• Give students time to read the story in class.
  • Assign the story as homework.
  • Pair students up, and have them develop short answers together.
  • Have pairs read their short answers to other pairs.

10. Vocabulary Focus: Show and Tell

This exercise is a great way to put some of your students’ newly learned words to good use. Plus, you don’t have to search far for new words—the ones that appear in the assigned reading will do.

All you have to do is:

  • Pair students up.
  • Have them underline key words in the target text.
  • Have them look up any words they don’t know.
  • Have students present their vocabulary terms to their classmates.

11. Decoding Idioms: Guess What the Phrase Means

Decoding phrases, especially idioms, can be tricky for most students. That’s why it’s a good idea to devote an entire activity to this concept alone.


  • Scan the assigned or target text for idioms that may be difficult to decode based on context alone.
  • Compile these words and phrases, and print them on a worksheet.


  • Ask your students to read the collection of phrases, and have them write down or discuss what they think the phrases mean. Be careful not to use too many phrases, or you’ll bore the life out of your students and discourage them from reading the assigned or target text further. 
  • Once everyone is done, explain the phrases to the students. If you speak your students’ mother tongue, you can also judiciously use the bilingual method of teaching English. Ask them if they have similar idioms in their language.
  • Challenge your students to write sentences using the new idioms, either in class or for homework. This allows you to check for comprehension and tweak accordingly.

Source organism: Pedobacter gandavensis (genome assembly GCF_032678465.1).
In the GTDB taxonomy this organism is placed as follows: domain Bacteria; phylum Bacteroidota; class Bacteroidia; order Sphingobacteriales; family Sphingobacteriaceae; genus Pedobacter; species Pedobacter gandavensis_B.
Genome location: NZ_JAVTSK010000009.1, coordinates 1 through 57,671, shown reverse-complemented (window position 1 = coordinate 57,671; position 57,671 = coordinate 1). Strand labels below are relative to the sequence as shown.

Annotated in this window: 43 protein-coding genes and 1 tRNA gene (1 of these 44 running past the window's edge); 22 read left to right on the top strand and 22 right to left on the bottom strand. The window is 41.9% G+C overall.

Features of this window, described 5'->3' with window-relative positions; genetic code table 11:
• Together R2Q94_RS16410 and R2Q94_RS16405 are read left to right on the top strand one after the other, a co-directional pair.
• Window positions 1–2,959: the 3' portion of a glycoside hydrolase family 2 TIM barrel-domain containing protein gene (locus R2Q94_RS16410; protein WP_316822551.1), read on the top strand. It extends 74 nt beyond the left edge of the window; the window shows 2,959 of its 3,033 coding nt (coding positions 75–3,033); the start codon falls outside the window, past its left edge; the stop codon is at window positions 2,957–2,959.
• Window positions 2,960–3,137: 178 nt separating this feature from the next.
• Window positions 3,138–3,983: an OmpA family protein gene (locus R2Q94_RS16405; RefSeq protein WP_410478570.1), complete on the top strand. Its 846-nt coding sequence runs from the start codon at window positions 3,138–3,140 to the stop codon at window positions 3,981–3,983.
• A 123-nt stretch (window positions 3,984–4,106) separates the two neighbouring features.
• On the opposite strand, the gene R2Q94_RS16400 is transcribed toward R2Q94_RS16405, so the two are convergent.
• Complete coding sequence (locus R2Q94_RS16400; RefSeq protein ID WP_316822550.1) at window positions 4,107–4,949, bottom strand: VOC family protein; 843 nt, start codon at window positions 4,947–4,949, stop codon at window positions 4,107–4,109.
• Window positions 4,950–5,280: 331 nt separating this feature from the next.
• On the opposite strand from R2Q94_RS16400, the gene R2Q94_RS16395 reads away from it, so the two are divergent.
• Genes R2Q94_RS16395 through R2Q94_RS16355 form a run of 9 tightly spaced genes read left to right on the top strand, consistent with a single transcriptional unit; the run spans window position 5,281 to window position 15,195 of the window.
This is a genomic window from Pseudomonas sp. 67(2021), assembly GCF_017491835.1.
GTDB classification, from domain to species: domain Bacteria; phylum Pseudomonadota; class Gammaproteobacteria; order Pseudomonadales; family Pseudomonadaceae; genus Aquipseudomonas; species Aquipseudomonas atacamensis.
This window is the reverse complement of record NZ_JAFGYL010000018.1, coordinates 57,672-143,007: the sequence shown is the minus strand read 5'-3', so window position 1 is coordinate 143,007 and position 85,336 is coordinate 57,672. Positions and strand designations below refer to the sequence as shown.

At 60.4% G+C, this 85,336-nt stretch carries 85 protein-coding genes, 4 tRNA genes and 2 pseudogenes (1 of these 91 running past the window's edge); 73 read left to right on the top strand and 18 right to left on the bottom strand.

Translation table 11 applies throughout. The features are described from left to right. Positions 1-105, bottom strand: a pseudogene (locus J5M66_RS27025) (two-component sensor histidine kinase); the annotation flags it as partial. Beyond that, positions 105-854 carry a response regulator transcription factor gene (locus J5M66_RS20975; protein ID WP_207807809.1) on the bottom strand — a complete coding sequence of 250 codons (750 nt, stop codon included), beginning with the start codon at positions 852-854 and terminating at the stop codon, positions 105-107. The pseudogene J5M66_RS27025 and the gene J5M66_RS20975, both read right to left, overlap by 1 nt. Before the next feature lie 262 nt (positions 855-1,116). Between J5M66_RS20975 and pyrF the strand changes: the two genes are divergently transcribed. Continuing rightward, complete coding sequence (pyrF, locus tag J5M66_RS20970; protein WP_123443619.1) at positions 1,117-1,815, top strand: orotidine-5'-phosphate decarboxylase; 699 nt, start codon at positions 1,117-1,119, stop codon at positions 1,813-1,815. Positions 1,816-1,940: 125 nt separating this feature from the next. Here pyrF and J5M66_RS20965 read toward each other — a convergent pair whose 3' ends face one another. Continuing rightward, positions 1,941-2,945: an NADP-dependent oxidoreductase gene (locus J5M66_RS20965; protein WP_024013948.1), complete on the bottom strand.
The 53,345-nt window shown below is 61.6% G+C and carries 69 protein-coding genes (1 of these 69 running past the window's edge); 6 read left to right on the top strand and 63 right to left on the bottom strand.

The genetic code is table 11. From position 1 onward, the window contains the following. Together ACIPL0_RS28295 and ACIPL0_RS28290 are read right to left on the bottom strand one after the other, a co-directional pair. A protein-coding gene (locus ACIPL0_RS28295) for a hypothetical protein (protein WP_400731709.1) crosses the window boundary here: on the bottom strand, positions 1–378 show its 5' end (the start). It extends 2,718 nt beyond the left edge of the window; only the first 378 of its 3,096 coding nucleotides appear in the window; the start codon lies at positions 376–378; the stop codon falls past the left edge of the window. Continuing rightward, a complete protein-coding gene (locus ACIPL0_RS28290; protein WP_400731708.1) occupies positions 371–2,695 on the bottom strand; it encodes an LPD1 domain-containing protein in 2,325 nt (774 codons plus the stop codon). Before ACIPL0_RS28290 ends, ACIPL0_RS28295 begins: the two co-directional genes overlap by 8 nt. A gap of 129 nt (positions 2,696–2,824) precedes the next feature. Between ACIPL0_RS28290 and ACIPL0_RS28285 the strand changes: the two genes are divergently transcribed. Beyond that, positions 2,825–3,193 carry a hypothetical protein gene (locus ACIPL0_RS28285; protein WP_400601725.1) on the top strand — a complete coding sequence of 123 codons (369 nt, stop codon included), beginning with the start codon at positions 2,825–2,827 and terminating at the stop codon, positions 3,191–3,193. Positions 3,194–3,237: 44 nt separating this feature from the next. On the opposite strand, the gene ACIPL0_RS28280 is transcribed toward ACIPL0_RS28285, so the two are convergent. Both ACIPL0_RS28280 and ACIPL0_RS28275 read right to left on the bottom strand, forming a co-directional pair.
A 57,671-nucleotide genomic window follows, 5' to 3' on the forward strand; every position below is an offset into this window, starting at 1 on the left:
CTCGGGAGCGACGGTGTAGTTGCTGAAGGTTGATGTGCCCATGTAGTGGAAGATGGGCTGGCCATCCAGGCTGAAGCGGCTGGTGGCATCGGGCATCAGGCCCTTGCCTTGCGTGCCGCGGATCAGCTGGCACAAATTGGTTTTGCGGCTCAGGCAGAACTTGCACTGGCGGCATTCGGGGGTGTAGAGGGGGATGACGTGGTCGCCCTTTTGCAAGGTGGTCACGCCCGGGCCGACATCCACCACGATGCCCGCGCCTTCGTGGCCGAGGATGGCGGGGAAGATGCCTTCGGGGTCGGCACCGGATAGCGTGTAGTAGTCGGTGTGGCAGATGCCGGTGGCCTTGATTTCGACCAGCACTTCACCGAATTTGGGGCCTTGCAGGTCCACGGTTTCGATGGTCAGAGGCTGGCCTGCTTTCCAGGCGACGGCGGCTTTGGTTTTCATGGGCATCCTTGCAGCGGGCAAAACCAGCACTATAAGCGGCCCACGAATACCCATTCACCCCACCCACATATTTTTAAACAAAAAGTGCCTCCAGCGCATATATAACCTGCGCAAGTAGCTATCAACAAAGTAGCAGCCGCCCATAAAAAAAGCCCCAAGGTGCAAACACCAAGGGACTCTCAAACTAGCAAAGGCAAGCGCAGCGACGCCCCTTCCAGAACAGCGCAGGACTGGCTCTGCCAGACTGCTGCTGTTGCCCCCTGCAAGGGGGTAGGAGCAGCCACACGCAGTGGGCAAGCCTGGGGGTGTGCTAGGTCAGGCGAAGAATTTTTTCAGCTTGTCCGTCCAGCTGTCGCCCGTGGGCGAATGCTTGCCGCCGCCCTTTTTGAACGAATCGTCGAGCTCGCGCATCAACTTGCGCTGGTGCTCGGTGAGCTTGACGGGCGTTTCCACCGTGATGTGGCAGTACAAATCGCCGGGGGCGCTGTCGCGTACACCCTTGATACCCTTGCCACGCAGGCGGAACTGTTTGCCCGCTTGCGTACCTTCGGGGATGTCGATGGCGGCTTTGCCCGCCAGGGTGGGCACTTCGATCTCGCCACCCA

12. Question Time: Prep for the Real Work

Often, ESL reading activities involve answering questions after the text has been read. For this activity, it’ll be the other way around. 

Pre-reading questions are great for reading comprehension because:

  • They orient the reader to the genre, topic and purpose of the text.
  • They allow the reader to activate their knowledge of related vocabulary, and glean the key words and phrases they should seek to understand in the reading.
  • They provide a focus for the reading of the text, so students know what information is important and what isn’t.
  • They save a ton of time during reading comprehension tests.

Encourage your students to underline key words and phrases, and make notes and translations where necessary. This will help them avoid the common error of not answering the question as it’s written on the paper. A little time spent going over their notes here can improve the overall accuracy and relevance of their answers.

13. Read and Repeat: Get Pronunciation Down Pat

Reading comprehension work gives you an excellent opportunity to get in some pronunciation activities for your ESL students. These will enhance their speaking and listening skills all at once.

For example, when working on a text in class, you can:

  • Read a sentence in the target text.
  • Have the students repeat the sentence after you, paying close attention to their pronunciation.
  • If you notice anything off about their pronunciation, give them gentle feedback.
  • Once you’ve worked through the entire piece, have the students read it back to you paragraph by paragraph. Again, take the opportunity to correct where necessary.

14. Paragraph Summary: Tell It Another Way

Similar to the short answer activity discussed earlier, paragraph summary activities can challenge your students and help them develop their unique English voices.

This activity could be done post-reading, but it’s also an excellent way to ensure comprehension as you work through the text with your students.

  • Put students in groups.
  • Give them the text as you usually would.
  • Encourage your students to take notes, annotate and underline as they go. Ask them to talk about any personal connections that they have to the topic(s), or to put themselves in the shoes of someone featured in the text. Students will benefit from relating what they’ve learned to their own lives.
  • At the end of a paragraph (or suitable portion of the text), have the students summarize what they’ve read in their own words. They should be instructed to write it out in no more than four or five sentences. Encourage them to use different words and sentence constructions.